Bicycle Classic: 1976 Schwinn Bicentennial Sting-Ray – It Takes An Independent Man to Ride An Independence Day Themed Child’s Bike

Although I was born in 1977, I’m occasionally nostalgic about Bicentennial America, a time that is probably more fun in retrospect than it was for those who lived it.  Regardless, I’ve written about it before, and that article and its comments affected me in ways that would come to fruition some four years later.

Brochure image courtesy of

That article’s comments turned into a list of Bicentennial-themed consumer goods, covering everything from semi trucks to Lawn Boy mowers.  I immediately set out to find the most attainable and easily stored item mentioned, the Bicentennial Schwinn Sting-Ray.  The prior summer, I had bought a ’77 Sting-Ray for only $65, a screaming deal by anyone’s standards.  I planned to flip it, but I discovered it was built nine days after I was born and I fell in love with it.  So I had Sting-Rays on the brain anyway.

Here’s my ’77 with my ’73 Speedster.  Sting-Rays from the early-’70s onward aren’t as collectible as the Krates and Fastbacks of the ’60s, but they’re still collectible.  Even considering their collectability, Bicentennial Sting-Rays are not that easy to find.  As you can see in the brochure above, 1976 Sting-Rays came in several colors, and the Bicentennial colors were only offered for one year.  Therefore, I didn’t see any at the Ann Arbor Bicycle Swap Meet for three years after I started looking.  The few I found online were prohibitively expensive, like nearly a thousand dollars, which is, in my opinion, insane.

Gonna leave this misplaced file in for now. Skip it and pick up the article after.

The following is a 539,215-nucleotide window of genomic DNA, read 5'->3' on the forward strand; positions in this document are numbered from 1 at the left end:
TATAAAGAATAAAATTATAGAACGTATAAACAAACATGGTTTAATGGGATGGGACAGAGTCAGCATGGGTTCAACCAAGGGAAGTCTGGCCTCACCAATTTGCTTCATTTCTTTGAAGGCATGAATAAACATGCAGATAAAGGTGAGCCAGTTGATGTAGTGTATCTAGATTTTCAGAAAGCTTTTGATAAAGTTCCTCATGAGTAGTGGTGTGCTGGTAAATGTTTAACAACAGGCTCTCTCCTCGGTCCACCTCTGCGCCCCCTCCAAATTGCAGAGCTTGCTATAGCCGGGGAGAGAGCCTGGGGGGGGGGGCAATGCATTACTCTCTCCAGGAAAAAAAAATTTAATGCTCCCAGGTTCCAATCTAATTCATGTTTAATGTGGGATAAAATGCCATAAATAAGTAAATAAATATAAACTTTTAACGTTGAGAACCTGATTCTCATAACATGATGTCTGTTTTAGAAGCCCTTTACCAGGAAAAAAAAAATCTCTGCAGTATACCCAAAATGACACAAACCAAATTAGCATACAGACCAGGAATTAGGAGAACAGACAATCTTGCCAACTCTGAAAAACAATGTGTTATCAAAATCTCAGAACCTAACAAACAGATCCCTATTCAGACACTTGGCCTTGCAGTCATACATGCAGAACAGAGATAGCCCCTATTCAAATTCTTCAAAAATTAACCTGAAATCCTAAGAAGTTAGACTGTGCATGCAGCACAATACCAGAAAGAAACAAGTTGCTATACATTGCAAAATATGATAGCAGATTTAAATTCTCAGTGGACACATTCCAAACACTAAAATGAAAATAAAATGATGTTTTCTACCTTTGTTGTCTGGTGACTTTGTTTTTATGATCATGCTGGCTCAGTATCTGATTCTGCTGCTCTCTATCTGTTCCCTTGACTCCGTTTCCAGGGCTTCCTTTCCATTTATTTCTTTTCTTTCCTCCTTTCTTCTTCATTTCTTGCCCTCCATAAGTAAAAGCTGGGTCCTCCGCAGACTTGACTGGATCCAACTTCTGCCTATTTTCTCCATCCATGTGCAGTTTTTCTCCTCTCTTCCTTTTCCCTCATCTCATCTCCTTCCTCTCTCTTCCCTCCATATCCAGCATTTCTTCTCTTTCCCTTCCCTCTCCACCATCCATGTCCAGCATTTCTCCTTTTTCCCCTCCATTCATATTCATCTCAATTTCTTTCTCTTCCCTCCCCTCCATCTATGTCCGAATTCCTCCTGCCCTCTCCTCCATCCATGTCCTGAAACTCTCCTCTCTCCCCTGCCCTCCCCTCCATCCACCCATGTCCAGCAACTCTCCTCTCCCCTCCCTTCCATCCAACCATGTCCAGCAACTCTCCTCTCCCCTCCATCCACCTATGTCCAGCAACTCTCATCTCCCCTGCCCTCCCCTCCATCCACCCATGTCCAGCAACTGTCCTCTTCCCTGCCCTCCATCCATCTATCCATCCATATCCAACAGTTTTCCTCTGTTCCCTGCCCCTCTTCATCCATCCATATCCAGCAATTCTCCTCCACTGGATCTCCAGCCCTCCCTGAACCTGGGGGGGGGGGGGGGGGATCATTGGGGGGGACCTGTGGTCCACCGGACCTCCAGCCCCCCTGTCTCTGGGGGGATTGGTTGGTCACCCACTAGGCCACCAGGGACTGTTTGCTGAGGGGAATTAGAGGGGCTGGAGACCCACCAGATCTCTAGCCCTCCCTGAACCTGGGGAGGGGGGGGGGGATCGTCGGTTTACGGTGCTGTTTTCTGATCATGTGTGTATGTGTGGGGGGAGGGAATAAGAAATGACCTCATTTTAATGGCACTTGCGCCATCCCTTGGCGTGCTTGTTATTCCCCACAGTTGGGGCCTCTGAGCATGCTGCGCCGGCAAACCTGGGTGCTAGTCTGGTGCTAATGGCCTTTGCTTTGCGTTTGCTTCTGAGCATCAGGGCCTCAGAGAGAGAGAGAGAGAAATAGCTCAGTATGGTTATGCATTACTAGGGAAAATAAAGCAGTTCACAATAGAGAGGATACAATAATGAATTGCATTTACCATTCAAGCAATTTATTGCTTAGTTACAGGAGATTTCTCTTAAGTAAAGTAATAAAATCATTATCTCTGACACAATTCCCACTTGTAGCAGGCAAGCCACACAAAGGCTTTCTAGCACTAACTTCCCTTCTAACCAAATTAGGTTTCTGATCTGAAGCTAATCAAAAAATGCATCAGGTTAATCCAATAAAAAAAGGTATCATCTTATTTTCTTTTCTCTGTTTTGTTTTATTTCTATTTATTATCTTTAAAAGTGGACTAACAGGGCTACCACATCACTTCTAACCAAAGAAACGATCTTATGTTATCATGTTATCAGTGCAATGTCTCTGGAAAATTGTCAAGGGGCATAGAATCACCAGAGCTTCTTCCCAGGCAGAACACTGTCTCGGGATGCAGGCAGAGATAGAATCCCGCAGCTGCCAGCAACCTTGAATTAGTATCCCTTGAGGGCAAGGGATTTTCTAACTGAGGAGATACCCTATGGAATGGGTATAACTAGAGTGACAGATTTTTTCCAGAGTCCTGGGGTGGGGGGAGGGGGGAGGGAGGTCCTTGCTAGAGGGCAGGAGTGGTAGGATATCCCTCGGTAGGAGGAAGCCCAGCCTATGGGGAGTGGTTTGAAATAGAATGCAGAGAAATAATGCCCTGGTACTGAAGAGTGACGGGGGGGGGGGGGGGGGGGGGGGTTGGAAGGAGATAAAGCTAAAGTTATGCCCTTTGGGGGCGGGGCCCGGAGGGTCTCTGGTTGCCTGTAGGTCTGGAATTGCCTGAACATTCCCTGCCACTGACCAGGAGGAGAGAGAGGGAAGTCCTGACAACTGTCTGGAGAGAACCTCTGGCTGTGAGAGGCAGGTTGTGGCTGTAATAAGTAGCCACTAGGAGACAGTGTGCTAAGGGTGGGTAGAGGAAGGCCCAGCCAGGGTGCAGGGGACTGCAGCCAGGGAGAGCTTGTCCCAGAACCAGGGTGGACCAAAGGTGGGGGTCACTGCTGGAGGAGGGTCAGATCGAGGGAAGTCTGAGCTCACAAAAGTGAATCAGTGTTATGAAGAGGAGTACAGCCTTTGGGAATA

Finally, at 2018’s Ann Arbor meet, I found one.  It was rougher than I’d like and more expensive than I’d like, but it was nowhere near a thousand dollars.  OK, I’ll tell you.  I paid $300 for it.  That’s a lot, but like I said, there aren’t that many out there and life is short.

Schwinn paint from the ’60s and ’70s is like iron, most of the time.  My original paint Schwinns mostly still look great, outside of the usual nicks here and there.  Unfortunately, the white paint Schwinn used was apparently not as tough as most of their paint jobs.  Plus, being white, it’s easy to see the paint rash from which a child’s bike will invariably suffer.  There was, however, no way I was going to repaint this bike and lose the decals, which are the reason I love the bike so much.

Therefore, I took the advice of a few members of the CABE (Classic and Antique Bicycle Exchange) and headed to my local Menards to see the good people in the paint department.  I took the chainguard with me, and within a half hour, an employee had matched the paint color in outdoor oil paint, which I proceeded to dab into the nicks using a Q-Tip.  Sure, it’s obvious if you have your nose up next to the bike, but it looks surprisingly good from a normal distance, and I have a bike I’ve wanted for a while in decent condition, which is all I ever ask for anyway.

And thus, I wish you a happy Independence Day with a short tale of a bike I didn’t really know I wanted until I wrote an article for this website.

Yeah, some people dream bigger than I do, but they don’t have a Bicentennial Sting-Ray, now do they?